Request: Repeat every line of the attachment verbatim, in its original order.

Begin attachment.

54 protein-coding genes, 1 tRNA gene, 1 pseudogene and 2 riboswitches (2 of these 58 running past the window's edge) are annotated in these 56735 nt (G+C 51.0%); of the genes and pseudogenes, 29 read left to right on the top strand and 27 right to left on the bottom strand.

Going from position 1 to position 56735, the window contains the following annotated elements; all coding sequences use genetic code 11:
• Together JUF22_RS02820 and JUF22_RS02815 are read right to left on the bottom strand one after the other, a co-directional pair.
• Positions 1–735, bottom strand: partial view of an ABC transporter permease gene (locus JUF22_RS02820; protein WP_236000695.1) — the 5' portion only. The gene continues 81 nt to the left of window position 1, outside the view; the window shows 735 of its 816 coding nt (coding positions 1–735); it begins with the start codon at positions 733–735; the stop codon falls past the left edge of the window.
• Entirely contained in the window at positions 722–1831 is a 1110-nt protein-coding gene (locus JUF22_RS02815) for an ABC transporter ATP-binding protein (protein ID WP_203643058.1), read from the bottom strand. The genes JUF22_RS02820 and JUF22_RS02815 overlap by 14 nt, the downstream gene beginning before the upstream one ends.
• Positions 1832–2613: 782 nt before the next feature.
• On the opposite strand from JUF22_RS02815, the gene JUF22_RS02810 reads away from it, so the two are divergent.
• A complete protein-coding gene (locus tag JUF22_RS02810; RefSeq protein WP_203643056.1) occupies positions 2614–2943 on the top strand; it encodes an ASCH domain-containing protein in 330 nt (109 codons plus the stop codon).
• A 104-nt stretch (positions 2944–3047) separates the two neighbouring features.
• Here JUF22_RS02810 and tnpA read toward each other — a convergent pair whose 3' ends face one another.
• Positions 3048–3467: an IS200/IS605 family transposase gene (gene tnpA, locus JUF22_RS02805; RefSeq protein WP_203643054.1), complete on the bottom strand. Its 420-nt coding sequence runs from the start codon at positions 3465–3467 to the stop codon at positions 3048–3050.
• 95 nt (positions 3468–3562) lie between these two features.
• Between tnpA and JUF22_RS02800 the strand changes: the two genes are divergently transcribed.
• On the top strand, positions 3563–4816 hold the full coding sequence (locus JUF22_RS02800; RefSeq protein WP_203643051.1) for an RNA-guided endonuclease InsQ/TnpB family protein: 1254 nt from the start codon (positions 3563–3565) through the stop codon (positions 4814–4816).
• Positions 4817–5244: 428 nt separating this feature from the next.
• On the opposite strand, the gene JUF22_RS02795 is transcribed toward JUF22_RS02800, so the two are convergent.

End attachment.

54 protein-coding genes, 1 tRNA gene, 1 pseudogene and 2 riboswitches (2 of these 58 running past the window's edge) are annotated in these 56735 nt (G+C 51.0%); of the genes and pseudogenes, 29 read left to right on the top strand and 27 right to left on the bottom strand.

Going from position 1 to position 56735, the window contains the following annotated elements; all coding sequences use genetic code 11:
• Together JUF22_RS02820 and JUF22_RS02815 are read right to left on the bottom strand one after the other, a co-directional pair.
• Positions 1–735, bottom strand: partial view of an ABC transporter permease gene (locus JUF22_RS02820; protein WP_236000695.1) — the 5' portion only. The gene continues 81 nt to the left of window position 1, outside the view; the window shows 735 of its 816 coding nt (coding positions 1–735); it begins with the start codon at positions 733–735; the stop codon falls past the left edge of the window.
• Entirely contained in the window at positions 722–1831 is a 1110-nt protein-coding gene (locus JUF22_RS02815) for an ABC transporter ATP-binding protein (protein ID WP_203643058.1), read from the bottom strand. The genes JUF22_RS02820 and JUF22_RS02815 overlap by 14 nt, the downstream gene beginning before the upstream one ends.
• Positions 1832–2613: 782 nt before the next feature.
• On the opposite strand from JUF22_RS02815, the gene JUF22_RS02810 reads away from it, so the two are divergent.
• A complete protein-coding gene (locus tag JUF22_RS02810; RefSeq protein WP_203643056.1) occupies positions 2614–2943 on the top strand; it encodes an ASCH domain-containing protein in 330 nt (109 codons plus the stop codon).
• A 104-nt stretch (positions 2944–3047) separates the two neighbouring features.
• Here JUF22_RS02810 and tnpA read toward each other — a convergent pair whose 3' ends face one another.
• Positions 3048–3467: an IS200/IS605 family transposase gene (gene tnpA, locus JUF22_RS02805; RefSeq protein WP_203643054.1), complete on the bottom strand. Its 420-nt coding sequence runs from the start codon at positions 3465–3467 to the stop codon at positions 3048–3050.
• 95 nt (positions 3468–3562) lie between these two features.
• Between tnpA and JUF22_RS02800 the strand changes: the two genes are divergently transcribed.
• On the top strand, positions 3563–4816 hold the full coding sequence (locus JUF22_RS02800; RefSeq protein WP_203643051.1) for an RNA-guided endonuclease InsQ/TnpB family protein: 1254 nt from the start codon (positions 3563–3565) through the stop codon (positions 4814–4816).
• Positions 4817–5244: 428 nt separating this feature from the next.
• On the opposite strand, the gene JUF22_RS02795 is transcribed toward JUF22_RS02800, so the two are convergent.